Staunton, Sept. 25 – Less than a week before Vladimir Putin announced his partial mobilization to fill the ranks of the Russian army in Ukraine, Moscow analyst Mikhail Pozharsky suggested one reason that the Kremlin leader might decide to so now: concern about the political implications of private military formations for his own political future.
As the Russian analyst points out, at least since Max Weber, it has been common ground that the state having a monopoly on the legitimate use of force is part of what defines modernity. Most governments seek to maintain that monopoly as long as they are can lest these forces turn on them (kasparov.ru/material.php?id=6324036D25933§ion_id=50A6C962A3D7C).
In most cases, in fact, Pozharsky says, states who do turn to the widespread use of private military companies at home or abroad do so either because they want to remain covert or because they are too weak to maintain the monopoly of force modern countries do. When maintaining cover isn’t the goal, then the use of such forces is a sign of weakness.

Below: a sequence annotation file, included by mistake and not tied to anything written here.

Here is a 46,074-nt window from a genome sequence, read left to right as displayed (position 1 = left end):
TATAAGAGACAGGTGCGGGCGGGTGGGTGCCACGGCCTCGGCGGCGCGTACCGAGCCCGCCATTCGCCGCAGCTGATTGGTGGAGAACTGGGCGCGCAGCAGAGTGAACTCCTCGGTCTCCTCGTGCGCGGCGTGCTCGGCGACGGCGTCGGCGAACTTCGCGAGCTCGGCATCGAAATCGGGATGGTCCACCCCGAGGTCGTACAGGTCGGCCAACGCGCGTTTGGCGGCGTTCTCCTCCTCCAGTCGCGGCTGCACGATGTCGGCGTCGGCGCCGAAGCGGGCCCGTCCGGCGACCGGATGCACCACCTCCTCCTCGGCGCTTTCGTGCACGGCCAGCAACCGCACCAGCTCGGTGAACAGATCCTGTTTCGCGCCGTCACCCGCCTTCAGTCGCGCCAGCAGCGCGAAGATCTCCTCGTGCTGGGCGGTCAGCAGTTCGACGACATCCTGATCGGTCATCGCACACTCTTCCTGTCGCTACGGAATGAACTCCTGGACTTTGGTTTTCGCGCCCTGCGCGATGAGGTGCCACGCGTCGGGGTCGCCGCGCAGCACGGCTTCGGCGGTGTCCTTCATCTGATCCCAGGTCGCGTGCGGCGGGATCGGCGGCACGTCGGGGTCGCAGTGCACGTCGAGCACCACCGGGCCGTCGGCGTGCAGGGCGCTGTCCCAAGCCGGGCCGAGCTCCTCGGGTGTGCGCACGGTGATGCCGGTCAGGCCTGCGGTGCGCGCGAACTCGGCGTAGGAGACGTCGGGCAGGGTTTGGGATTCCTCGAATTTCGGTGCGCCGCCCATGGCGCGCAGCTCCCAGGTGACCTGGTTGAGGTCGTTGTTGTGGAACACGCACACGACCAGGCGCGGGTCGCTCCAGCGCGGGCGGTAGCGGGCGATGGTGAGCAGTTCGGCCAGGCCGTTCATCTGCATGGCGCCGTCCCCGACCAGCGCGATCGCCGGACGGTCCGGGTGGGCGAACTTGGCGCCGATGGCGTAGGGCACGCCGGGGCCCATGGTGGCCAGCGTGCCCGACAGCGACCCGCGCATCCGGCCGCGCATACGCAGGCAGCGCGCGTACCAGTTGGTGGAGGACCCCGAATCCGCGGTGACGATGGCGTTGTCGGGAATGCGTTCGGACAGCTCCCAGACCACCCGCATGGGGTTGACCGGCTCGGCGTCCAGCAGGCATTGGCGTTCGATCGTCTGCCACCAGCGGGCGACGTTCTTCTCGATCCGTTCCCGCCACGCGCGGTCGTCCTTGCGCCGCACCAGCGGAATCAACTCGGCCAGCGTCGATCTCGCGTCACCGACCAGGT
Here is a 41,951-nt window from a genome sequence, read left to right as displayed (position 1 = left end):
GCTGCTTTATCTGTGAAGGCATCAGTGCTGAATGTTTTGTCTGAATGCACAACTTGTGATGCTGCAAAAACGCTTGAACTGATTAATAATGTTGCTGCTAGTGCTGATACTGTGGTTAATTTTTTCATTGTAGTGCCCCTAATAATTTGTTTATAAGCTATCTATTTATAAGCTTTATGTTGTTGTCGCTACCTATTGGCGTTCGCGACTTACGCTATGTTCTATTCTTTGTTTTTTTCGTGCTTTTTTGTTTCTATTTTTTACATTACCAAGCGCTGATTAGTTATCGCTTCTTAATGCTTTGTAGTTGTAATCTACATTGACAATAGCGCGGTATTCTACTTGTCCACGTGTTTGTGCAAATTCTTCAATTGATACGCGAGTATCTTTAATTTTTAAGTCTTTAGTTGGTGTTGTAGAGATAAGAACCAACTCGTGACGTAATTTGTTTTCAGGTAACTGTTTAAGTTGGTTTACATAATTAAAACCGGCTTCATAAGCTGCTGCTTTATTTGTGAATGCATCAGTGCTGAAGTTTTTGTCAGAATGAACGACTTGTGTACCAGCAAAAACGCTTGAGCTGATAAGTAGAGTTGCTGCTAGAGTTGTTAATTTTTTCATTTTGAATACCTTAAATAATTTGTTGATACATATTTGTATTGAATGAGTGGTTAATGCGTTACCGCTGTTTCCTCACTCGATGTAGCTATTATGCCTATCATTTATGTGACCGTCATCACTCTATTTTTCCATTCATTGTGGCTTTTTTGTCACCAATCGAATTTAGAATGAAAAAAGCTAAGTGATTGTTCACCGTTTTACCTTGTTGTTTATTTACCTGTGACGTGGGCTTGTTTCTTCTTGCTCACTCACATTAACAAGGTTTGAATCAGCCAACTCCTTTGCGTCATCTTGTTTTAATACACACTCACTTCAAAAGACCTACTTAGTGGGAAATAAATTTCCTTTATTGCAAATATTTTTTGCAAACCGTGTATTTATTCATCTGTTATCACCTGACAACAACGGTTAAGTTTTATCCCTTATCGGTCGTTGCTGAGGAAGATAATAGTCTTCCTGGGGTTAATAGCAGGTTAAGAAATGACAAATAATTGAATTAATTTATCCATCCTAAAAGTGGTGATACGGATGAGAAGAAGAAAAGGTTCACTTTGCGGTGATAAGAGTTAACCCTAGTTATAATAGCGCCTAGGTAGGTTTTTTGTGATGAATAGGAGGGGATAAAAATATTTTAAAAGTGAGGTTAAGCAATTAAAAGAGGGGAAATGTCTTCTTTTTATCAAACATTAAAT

Intriguingly, Ukraine in 2012-2014 offered Moscow an object lesson on just how dangerous it can be if a government relies to heavily on private military formations rather than on regular army ones. And even though Putin has launched a broad attack on modernity, he cannot be insensitive to the implications of the rise of such forces.
When he has wanted to use force covertly, of course, Putin has been quite prepared to use such units. But since February 24, the dangers of such units have become more obvious, not only in the increasingly independent actions of some units but their de facto multiplication by creating regionally based battalions.
With his declaration of a partial mobilization then, the Kremlin leader has signaled not only that he will do whatever it takes to gain victories in Ukraine but also that he is increasingly skeptical about the formation of units who whatever their declared intent may come to stand outside the chain of command.